Large



of more than average size, quantity, degree, etc.; exceeding that which is common to a kind or class; big; great:
a large house; a large number; in large measure; to a large extent.
on a great scale:
a large producer of kitchen equipment.
of great scope or range; extensive; broad.
grand or pompous:
a man given to large, bombastic talk.
(of a map, model, etc.) representing the features of the original with features of its own that are relatively large so that great detail may be shown.
famous; successful; important:
He’s very large in financial circles.
Obsolete. generous; bountiful; lavish.
Obsolete.

unrestrained in the use of language; gross; improper.
unrestrained in behavior or manner; uninhibited.

Nautical, (def 33).
Music. the longest note in mensural notation.
Obsolete. generosity; bounty.
Nautical. with the wind or abaft the beam so that all sails draw fully.
at large,

free from restraint or confinement; at liberty:
The murderer is still at large.
to a considerable extent; at length:
to treat a subject at large.
as a whole; in general:
the country at large.
Also, at-large. representing the whole of a state, district, or body rather than one division or part of it:
a delegate at large.
Also, at-large. having a general, as opposed to a specific, role in an organization or project:
She’s the magazine’s editor-at-large.

in large, on a large scale; from a broad point of view:
a problem seen in large.
Also, in the large.
Contemporary Examples

Will it win seats in the elections, provide a real voice for women, and make a large impact on gender equality in Hebron?
Hebron’s Independent Women, Part I Simran Sachdev October 16, 2012

“When I first stepped into Elaine’s, in 1964, it was simply one large, permissive room,” Jack Richardson says.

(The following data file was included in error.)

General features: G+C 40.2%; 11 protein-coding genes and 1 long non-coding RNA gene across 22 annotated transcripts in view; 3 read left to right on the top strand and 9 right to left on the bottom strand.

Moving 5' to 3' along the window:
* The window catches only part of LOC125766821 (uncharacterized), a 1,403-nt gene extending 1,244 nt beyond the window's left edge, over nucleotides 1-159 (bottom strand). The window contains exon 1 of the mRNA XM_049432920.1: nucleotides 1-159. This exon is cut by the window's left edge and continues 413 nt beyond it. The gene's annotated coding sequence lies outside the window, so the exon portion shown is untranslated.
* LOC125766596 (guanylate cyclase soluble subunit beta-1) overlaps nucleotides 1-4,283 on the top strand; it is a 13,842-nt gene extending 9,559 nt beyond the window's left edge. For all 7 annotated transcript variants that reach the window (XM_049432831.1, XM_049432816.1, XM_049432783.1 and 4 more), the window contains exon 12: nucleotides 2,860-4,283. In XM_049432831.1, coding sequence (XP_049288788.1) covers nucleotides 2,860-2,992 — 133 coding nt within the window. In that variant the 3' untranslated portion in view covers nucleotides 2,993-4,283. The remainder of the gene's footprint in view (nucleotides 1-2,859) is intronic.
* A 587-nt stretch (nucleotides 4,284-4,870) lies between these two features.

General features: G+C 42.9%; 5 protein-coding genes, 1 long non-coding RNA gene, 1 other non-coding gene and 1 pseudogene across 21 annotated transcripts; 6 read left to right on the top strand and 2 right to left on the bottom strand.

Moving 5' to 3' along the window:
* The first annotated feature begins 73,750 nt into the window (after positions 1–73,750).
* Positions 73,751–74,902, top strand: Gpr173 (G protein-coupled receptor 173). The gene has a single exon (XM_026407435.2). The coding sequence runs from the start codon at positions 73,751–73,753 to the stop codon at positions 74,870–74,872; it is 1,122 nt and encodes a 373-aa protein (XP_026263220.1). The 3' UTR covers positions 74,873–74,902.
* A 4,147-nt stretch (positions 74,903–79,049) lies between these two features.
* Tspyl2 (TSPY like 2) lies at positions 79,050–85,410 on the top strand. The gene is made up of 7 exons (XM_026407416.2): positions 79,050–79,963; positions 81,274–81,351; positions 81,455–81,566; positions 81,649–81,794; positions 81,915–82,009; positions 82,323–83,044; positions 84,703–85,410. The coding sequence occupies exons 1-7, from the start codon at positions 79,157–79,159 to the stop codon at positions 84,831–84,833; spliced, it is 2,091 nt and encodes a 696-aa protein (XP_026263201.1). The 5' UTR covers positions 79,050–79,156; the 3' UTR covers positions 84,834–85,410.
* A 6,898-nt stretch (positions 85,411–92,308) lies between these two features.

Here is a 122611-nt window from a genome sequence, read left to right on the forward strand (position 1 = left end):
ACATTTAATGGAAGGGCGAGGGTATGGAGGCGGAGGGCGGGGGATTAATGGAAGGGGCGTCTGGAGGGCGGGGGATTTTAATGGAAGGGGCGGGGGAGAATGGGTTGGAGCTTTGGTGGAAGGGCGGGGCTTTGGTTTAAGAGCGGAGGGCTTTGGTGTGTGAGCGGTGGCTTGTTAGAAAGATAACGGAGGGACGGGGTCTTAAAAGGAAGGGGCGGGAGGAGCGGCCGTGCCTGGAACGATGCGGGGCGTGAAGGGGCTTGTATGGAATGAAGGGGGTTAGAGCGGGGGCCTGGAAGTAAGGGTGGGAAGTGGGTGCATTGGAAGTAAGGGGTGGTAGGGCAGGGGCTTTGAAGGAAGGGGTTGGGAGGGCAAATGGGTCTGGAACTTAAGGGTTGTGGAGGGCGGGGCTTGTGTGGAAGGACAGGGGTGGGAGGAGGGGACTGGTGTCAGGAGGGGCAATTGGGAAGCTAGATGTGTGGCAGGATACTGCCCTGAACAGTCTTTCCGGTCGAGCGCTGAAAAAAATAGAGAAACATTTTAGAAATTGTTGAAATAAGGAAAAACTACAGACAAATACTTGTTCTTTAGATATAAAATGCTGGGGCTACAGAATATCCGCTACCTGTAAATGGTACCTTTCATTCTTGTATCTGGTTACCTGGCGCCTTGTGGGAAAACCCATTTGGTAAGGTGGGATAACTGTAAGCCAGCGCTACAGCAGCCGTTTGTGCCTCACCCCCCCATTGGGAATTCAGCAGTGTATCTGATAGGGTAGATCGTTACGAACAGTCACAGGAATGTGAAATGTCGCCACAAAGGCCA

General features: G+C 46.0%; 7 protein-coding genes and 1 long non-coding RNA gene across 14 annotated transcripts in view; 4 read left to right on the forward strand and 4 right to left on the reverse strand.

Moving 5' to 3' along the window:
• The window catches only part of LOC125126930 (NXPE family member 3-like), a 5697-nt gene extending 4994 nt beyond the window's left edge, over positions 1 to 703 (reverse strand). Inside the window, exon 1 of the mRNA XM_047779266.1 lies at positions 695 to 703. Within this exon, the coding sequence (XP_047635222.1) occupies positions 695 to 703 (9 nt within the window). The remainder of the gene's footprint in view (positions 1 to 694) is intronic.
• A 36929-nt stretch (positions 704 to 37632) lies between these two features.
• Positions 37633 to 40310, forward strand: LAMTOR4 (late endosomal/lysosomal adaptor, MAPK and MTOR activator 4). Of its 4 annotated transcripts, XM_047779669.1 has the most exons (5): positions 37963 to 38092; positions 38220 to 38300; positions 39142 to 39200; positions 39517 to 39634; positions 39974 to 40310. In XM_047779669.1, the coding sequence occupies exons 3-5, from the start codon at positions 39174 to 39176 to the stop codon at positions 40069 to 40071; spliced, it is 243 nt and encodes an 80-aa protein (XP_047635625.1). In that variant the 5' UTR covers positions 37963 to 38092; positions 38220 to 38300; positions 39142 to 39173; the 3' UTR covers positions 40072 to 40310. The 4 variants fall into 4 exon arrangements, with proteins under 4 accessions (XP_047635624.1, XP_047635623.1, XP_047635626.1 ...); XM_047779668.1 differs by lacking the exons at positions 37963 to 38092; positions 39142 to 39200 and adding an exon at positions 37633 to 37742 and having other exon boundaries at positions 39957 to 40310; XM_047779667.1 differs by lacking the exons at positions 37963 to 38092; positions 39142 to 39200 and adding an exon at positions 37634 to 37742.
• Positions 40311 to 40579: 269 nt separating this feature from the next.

Hostess to the Stars A. E. Hotchner December 2, 2010

For large swaths of the second half, Oklahoma City played a maddening brand of one-on-one ball.
Youth Dooms OKC Thunder to Game 3 Loss vs. Miami Heat in NBA Finals Jesse Singal June 17, 2012

We had a large home, and we took them in and sheltered them for six months, maybe longer.
‘Jews Are God’s People Like Us’ Norman H. Gershman February 20, 2009

He has risen in large part to fill a void created by the collapse of other candidates.
Warning Signs GOP Has Overreached Heading Into 2012 Elections Jill Lawrence November 15, 2011

Historical Examples

If so, you must have one of each—a large one, I said—what the devil’s the use of that?
Jan and Her Job L. Allen Harker

She called them the Montmorencys, when she did not call them the large Family.
Sara Crewe Frances Hodgson Burnett

He had a large old library, a great part of which he inherited from his father.
The Book-Hunter in London William Roberts

But that is a large subject: let us leave it till after tea.
Deerbrook Harriet Martineau

There is a large clump of bushes, behind which you will stand.
Jack O’ Judgment Edgar Wallace

adjective
having a relatively great size, quantity, extent, etc; big
of wide or broad scope, capacity, or range; comprehensive: a large effect
having or showing great breadth of understanding: a large heart
(nautical) (of the wind) blowing from a favourable direction
(rare) overblown; pretentious
generous
(obsolete) (of manners and speech) gross; rude
noun
at large

(esp of a dangerous criminal or wild animal) free; not confined
roaming freely, as in a foreign country
as a whole; in general
in full detail; exhaustively
ambassador-at-large, See ambassador (sense 4)

in large, in the large, as a totality or on a broad scale
adverb
(nautical) with the wind blowing from a favourable direction
by and large

(sentence modifier) generally; as a rule: by and large, the man is the breadwinner
(nautical) towards and away from the wind

loom large, to be very prominent or important
adj.

c.1200, “bountiful, inclined to give or spend freely,” also, of areas, “great in expanse,” from Old French large “broad, wide; generous, bounteous,” from Latin largus “abundant, copious, plentiful; bountiful, liberal in giving,” of unknown origin. Main modern meanings “extensive; big in overall size” emerged 14c. An older sense of “liberated, free from restraining influence” is preserved in at large (late 14c.). Adjective phrase larger-than-life first attested 1937 (bigger than life is from 1640s).

noun

A thousand dollars; big one, grand: with new Beverly Hills asi wheels going for fifty large (1980s+)
see:

at large
big (large) as life
by and large
cog in the (a large) wheel
in some (large) measure
loom large
writ large

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